The good news about the good possibility that the State of Florida will buy Gilchrist Blue Springs and make it a state park has appeared again in the Gainesville Sun. OSFR’s letter and posts were cited in the article, as well as our description. Things are hopeful, as ARC Director Hank Vinson told OSFR last week that the Council had received a great deal of support for the purchase.
State will consider buying Blue Springs for state park
On June 19, the state’s Acquisition and Restoration Council will decide whether to add the 405-acre property along the Santa Fe River in Gilchrist County to the list of first magnitude springs that the state is seeking to buy through the Florida Forever conservation program.
Owned and operated by the same family since 1958, Blue Springs Park has been on the market since 2013.
Former longtime Suwannee River Water Management District conservation program head Charles Houder is the real estate agent working with sibling owners Kimberly David and Matt Barr. Houder approached the state about adding the park to its acquisition list.
“A lot of the public around Gainesville and certainly the owners would like to see it as a state park,” Houder said. “To me, this is an outstanding opportunity to get one of the best springs still in private ownership.”
The environmental group Our Santa Fe River has started email and letter writing campaigns urging the state to buy the property.
A form letter the group is circulating points to the wildlife on site, including a variety of turtles and snails, the opportunity to protect the springs and 400 acres along the Santa Fe River from development and the fact that campsites, parking and other infrastructure for a park are already in place.
“Your council will soon meet to determine the fate of one of Florida’s finest remaining natural resources and a prime example of what our state can boast as a unique treasure. Gilchrist Blue Springs seems made to order for what the people of Florida had in mind when they voted in Amendment 1,” the letter said in reference to the land conservation constitutional amendment that voters overwhelmingly approved in November.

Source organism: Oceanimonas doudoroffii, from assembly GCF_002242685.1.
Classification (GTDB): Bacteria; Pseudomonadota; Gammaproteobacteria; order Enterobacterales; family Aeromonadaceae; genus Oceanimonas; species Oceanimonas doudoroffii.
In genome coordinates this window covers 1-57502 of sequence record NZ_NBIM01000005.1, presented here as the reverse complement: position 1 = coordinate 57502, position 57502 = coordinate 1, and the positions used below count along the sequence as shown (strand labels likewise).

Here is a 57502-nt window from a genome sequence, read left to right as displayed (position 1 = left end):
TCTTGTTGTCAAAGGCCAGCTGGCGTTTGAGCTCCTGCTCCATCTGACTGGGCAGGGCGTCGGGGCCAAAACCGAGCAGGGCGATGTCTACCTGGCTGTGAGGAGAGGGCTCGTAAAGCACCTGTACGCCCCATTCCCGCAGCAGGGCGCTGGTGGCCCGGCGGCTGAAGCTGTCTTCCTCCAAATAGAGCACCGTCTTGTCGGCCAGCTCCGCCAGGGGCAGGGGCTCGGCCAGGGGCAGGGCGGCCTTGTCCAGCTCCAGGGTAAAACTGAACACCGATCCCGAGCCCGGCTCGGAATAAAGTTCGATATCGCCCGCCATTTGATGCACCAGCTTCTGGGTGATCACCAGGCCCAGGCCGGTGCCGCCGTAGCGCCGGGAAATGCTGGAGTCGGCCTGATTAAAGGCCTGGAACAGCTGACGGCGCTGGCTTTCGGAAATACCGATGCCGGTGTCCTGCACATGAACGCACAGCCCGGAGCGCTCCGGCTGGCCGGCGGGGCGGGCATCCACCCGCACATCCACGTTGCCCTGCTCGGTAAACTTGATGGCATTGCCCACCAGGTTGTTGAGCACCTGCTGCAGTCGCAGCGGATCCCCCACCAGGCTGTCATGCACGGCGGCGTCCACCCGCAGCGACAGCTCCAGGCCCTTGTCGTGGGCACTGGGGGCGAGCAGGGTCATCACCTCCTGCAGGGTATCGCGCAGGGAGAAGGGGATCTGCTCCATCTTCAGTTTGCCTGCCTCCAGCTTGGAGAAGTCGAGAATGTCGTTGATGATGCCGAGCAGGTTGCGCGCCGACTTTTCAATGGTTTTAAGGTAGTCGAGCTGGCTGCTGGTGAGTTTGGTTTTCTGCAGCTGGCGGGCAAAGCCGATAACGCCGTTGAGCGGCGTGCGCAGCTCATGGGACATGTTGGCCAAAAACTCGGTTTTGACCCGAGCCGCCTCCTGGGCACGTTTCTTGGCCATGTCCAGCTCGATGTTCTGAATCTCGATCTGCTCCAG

As it stands, Amendment 1 will set aside more than $700 million next budget year, and lawmakers plan to put only a small fraction of that total — the Senate plan is $57 million and the House plan is $26.8 million — toward conservation land purchases.
The uncertainty over conservation spending is just one complication for the potential acquisition. Houder said next Friday’s vote would just be the first step in a longer process. The land, which has a $1.36 million value on public property appraiser records, would still need a private valuation. The state and owners would have to negotiate a deal with the governor and Cabinet having the final vote on whether to buy. The initial asking price when the property went up for sale in 2013 was $10 million.
At this point, Houder said the owners want to sell but are neither under pressure or rushing to sell.
“They can be patient,” Houder said. “The park is actually doing very well.”
Blue Springs is a large second-magnitude spring, but there are other similar springs on the state’s priority purchase list of first-magnitude springs. Houder said they are eligible because they are part of larger spring or river systems.
A preliminary state staff analysis said the projected operating costs for the first year of state ownership is $300,000, while campsites and day use of the park could generate a combined $216,500.
In the analysis, staff also said the state could consider allowing cattle grazing or timber activities on part of the property to generate monies and could contract with a private company to manage the recreation activities at the park.
OSFR is grateful to Chrisopher Curry for writing this article and to the Gainesville Sun for allowing us to reprint in full this article. The original article can be read at this link.